Krishna says that the yogis, having abandoned sangam (unity/attachment), perform action merely by the senses, body, mind and intellect for self-purification (5.11). It is interpreted that even though one abandons attachment in the present moment, his past karma-bandhan (bondage of action) needs to be attended to. Hence, he keeps performing actions. Another way to look at it is that once attachment is abandoned, there is nothing left for him to attain in the physical or manifested world and all actions lead to purification of the inner self.
Krishna further says that the yukta (balanced/steady) having abandoned the fruits of action, attains eternal peace whereas the ayukta (imbalanced), impelled by desire and attached to fruit, is bound (5.12). One of the foundational pillars of the Gita (2.47) is that we have right over karma (action) but not karma-phal (fruits of action). Abandoning the fruits of action means that there is no preference for any specific outcome as one is ready to accept any outcome, however wonderful or frightened, with equipoise. Krishna earlier (2.66) said that the ayukta lacks both buddhi (intellect) and bhaav (emotions) and as a result, he will neither get peace nor joy.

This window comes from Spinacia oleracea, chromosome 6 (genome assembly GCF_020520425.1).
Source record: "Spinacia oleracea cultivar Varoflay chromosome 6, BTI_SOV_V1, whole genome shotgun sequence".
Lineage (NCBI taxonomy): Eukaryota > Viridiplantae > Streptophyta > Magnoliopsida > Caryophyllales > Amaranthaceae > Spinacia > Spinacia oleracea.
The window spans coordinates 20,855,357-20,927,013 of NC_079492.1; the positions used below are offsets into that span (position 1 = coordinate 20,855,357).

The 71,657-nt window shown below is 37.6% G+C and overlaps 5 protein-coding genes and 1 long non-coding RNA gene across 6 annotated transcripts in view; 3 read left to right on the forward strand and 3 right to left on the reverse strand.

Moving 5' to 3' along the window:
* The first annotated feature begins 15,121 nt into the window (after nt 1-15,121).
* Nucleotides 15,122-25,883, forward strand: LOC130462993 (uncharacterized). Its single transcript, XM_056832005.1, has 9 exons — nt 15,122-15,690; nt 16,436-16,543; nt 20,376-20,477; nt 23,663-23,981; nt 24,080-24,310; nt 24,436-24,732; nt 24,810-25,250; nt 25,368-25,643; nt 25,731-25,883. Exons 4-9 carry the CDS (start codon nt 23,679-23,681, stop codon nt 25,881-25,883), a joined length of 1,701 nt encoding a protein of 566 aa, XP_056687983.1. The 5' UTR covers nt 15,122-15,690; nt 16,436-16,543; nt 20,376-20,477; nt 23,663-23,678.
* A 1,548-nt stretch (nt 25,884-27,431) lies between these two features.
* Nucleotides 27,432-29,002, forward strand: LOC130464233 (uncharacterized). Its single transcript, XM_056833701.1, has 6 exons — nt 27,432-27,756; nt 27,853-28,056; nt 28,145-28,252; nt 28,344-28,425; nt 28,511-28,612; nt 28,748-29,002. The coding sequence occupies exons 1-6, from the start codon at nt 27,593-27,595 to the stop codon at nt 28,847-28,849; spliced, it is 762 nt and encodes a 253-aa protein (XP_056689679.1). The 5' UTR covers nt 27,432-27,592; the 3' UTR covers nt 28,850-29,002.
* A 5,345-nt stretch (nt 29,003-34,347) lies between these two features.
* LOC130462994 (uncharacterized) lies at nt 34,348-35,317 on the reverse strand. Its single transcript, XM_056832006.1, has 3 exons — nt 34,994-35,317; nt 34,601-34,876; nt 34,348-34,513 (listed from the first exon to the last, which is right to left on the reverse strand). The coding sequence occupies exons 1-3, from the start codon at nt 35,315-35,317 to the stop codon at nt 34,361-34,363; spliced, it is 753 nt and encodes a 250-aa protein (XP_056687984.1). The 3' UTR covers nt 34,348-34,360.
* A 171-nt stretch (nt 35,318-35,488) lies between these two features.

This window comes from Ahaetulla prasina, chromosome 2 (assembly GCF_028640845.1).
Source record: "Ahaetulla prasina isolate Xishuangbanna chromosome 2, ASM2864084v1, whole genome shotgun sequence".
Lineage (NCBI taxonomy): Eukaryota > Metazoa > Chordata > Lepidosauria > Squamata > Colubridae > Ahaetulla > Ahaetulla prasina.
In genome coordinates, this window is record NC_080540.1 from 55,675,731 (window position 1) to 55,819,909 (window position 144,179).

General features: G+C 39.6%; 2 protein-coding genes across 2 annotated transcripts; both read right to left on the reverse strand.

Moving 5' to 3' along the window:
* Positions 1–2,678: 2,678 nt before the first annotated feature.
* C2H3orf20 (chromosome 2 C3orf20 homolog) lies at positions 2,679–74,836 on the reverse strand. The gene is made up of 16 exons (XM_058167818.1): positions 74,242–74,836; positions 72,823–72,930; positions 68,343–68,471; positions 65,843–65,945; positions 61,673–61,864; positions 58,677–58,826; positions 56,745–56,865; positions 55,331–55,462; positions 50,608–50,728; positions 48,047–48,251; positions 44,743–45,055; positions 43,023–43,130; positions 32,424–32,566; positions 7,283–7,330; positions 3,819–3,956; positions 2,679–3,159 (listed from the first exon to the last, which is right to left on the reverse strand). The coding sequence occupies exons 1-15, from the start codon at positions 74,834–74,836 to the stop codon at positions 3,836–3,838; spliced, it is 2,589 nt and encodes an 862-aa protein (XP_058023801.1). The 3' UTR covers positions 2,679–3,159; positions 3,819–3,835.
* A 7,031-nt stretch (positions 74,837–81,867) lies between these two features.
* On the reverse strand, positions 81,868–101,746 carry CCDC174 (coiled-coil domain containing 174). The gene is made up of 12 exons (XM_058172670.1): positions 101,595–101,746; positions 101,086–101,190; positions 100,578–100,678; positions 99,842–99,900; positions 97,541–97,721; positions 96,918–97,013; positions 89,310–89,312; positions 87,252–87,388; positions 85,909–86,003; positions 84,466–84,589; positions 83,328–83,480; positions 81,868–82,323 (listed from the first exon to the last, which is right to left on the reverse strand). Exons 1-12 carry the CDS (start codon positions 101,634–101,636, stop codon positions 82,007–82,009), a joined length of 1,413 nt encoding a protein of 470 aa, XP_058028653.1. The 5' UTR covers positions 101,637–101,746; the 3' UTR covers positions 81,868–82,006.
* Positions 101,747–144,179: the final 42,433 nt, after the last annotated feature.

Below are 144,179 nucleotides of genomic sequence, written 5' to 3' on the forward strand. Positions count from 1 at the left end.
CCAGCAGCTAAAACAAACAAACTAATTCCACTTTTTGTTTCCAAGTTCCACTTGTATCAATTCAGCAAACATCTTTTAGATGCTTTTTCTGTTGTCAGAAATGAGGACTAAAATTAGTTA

Krishna continues that mentally renouncing all actions and self-controlled, the embodied rests happily in the city of nine gates (physical body) neither even acting nor causing to act. (5.13)
The key is mentally renouncing all actions even while acting or becoming a cause for an action. Karmas keep happening whether we are doing them or not and we merely become a part of them. After we consume food, hundreds of actions happen before it becomes a part of us and we don't have any clue about them. In fact, miracles like digestion happen when we are not a part of them at the mind level.
Source - Daily World